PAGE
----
The best of 1983: 10 records to take home and savor

The first column of the new year seems as good a time as any to look back at the best recordings of 1983. What follows is offered in no particular order. The list tends to favor opera this year because the instrumental field seems to have lacked much fire. Here's hoping that next year will find more balance.

* Janacek's ''Jenufa.'' With Elisabeth Soderstrom, Eva Randova, Wieslav Ochman, Petrcq Dvorsky. Vienna Philharmonic, Sir Charles Mackerras, conductor. (London digital LDR-73009). In an age where the ideal casting of opera albums is becoming increasingly hard to come by, London offers this stunning ''Jenufa'' with a dream cast, superbly conducted by Sir Charles Mackerras, thrillingly recorded. Miss Soderstrom is a haunting Jenufa, and Miss Randova a terrifying Kostelnicka.

* Liszt: Sonata in B minor; ''Legendes''; ''La Lugubre Gondola,'' Nos. 1 & 2. Alfred Brendel, piano. (Philips digital 6514 147). Alfred Brendel wrestles with the sprawling B minor sonata and gives it an unusually astringent profile. It works curiously well. The playing is occasionally rather clattery, and the approach will not be to all tastes, but it is consistently stimulating. The two ''Lugubre Gondola'' pieces - bleak, uncompromising compositions both - are given nigh ideal readings here.

* Elgar: Symphony No. 1 in A flat. Philharmonia Orchestra, Bernard Haitink, conductor. (EMI/Angel digital DS-38020). With this glorious account of the First Symphony one hopes the piece will finally be recognized on this side of the Atlantic as an important, stirring symphonic composition. Elgar surprises constantly for the finesse of his orchestrational ear, the richness of his melodic soarings, and his consummate craftsmanship. Haitink gives one of the finest performances of the work I have ever heard, and the Philharmonia plays magnificently for him. The engineering is sensational.

* Ravel: The Piano Concertos. Pascal Roge, piano. Orchestre Symphonique de Montreal, Charles Dutoit, conductor. (London digital LDR-71092). The catalog is not wanting in fine performances of these two concertos. But these two readings stand in an entirely separate league. Pascal Roge and conductor Charles Dutoit find all the ravishing details in the scores - now brassy, now beautiful, jazzy, then luxuriant, always gorgeous, often witty - and highlight them without fussiness. The orchestral fillers (''Menuet antique,'' ''Une Barque sur l'ocean, '' etc.) are a lavish bonus.

* R. Strauss: ''Four Last Songs;'' six orchestral songs. Jessye Norman, soprano. Gewandhaus Orchestra, Leipzig, Kurt Masur, conductor. (Philips digital 6514 322).At last, a recording of Strauss's valedictory composition sung by the size voice Strauss is said to have wanted in this music (Kirsten Flagstad sang the world premiere performance). Miss Norman is in magnificent voice, and she offers these songs with all the fervor, nuance, and majesty one could ask for. She fares equally well in the six orchestral songs on the flip side. Kurt Masur gives her handsome accompaniment throughout.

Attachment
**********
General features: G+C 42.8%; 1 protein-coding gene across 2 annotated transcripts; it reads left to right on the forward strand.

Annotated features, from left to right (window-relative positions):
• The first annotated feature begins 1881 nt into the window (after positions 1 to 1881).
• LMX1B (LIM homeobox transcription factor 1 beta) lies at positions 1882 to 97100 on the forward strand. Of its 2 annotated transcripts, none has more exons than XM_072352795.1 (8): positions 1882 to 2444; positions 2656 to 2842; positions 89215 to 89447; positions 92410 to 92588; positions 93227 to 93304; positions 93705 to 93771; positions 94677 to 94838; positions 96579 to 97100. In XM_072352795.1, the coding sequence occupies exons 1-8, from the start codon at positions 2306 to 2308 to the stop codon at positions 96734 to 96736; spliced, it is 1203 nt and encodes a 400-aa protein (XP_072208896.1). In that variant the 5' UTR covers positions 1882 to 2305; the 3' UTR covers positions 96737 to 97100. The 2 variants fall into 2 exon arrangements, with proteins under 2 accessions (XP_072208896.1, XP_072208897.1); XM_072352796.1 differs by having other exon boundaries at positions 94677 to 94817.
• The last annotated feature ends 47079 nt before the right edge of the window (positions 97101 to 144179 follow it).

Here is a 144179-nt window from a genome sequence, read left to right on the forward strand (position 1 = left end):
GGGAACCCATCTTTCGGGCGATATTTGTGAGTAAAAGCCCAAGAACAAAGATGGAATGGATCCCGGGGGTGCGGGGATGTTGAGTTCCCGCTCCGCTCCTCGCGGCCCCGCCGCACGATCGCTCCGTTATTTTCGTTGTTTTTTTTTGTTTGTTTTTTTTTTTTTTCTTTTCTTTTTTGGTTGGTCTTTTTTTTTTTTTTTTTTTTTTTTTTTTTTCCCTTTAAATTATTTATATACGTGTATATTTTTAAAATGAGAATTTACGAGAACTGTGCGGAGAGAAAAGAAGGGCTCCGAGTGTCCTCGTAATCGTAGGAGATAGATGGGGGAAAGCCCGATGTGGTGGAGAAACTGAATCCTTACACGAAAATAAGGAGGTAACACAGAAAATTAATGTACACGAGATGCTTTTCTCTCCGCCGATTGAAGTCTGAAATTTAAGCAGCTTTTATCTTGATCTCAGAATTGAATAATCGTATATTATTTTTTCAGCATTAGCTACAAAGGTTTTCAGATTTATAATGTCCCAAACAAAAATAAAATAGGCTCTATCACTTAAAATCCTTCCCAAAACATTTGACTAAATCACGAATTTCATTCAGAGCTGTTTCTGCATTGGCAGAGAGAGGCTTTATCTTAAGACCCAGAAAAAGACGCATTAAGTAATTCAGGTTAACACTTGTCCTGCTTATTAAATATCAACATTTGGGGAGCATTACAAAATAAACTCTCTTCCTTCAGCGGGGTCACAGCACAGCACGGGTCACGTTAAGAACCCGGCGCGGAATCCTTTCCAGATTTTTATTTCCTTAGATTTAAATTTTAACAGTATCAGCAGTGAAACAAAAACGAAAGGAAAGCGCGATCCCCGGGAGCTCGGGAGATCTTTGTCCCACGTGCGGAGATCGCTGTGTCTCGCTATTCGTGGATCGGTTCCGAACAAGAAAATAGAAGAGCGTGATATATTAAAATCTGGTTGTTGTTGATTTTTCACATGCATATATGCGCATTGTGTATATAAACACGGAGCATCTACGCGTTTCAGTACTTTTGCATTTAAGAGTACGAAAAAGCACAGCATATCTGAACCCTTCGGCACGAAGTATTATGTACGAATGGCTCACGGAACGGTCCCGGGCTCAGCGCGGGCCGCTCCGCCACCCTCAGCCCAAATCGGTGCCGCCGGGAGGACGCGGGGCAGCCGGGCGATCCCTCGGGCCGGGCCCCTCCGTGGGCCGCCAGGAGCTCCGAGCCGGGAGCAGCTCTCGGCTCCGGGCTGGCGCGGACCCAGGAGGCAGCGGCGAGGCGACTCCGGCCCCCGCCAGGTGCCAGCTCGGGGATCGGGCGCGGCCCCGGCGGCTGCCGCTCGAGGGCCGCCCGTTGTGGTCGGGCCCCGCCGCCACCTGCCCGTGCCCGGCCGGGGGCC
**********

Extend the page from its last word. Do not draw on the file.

* Handel: Operatic Arias. Marilyn Horne, mezzo-soprano. I Solisti Veneti, Claudio Scimone, conductor. (RCA/ERATO digital NUM 75047). - Marilyn Horne is finally becoming noticed by the recording companies in a big way. This release offers four arias from ''Rinaldo,'' a role she will sing at the Met this January , and five other arias with hair-raising facility and interpretive magnificence. A must for all aficionados of great singing.

* R. Strauss: ''Metamorphosen''; ''Tod und Verklarung.'' Berlin Philharmonic Orchestra, Herbert von Karajan, conductor. (DG digital 2532 074.). This is an impressive recording made memorable by a shattering performance of ''Metamorphosen'' (subtitled ''Mourning for Munich'') - a work that pays tribute to a world andan era destroyed by World War II. The Berlin Philharmonic strings play with all the fervor and splendor they can muster. The ''Tod und Verklarung'' receives a forceful, brooding, animated performance. Both pieces are richly recorded.

* Verdi: ''Falstaff.'' Renato Bruson, Katia Ricciarelli, Leo Nucci, Barbara Hendricks, Dalmacio Gonzalez. Los Angeles Philharmonic, Carlo Maria Giulini, conductor. (DG digital 2741 020.). This album is not distinguished by its singing, though Bruson and Nucci are extremely fine. Rather, it is Carlo Maria Giulini's conducting, his unquestioned love of this score, his uncanny ability to bring each note of this opera to life in a way even Toscanini did not achieve. Giulini's vision is what makes this an indispensable release for anyone who cares about Verdi and one of the great conductors of our day.

* Wynton Marsalis: Trumpet Concertos by Haydn, L. Mozart, Hummel. National Philharmonic, Raymond Leppard. (CBS Masterworks digital IM 37846). - A dazzling album of trumpet concertos played by 20-year-old Wynton Marsalis, with an indestructible lip, graceful musical phrasing, a virtuosity that puts him in the pantheon of legendary technicians, and a lively imaginative way with the music at hand.

* Wagner: ''Tristan und Isolde.'' Hildegard Behrens, Peter Hofmann, Bernd Weikl, Yvonne Minton. Bavarian Radio Orchestra, Leonard Bernstein, conductor. (Philips digital 6769 091.). From the perspective of right now, it seems improbable that a legendary performance of Wagner's ''Tristan und Isolde'' will ever again show up on records in the manner of the Flagstad/Furtwangler or Nilsson/Bohm recordings. This performance, however - taped in concert - boasts a commendable cast and extraordinary conducting from Bernstein. It is his performance from beginning to end, and an important one, too. The singers at least hold their own (Miss Behrens makes a vivid impression), and there is no question that this is the finest ''Tristan'' to be issued since the Nilsson/Bohm , taped live at Bayreuth in '62.

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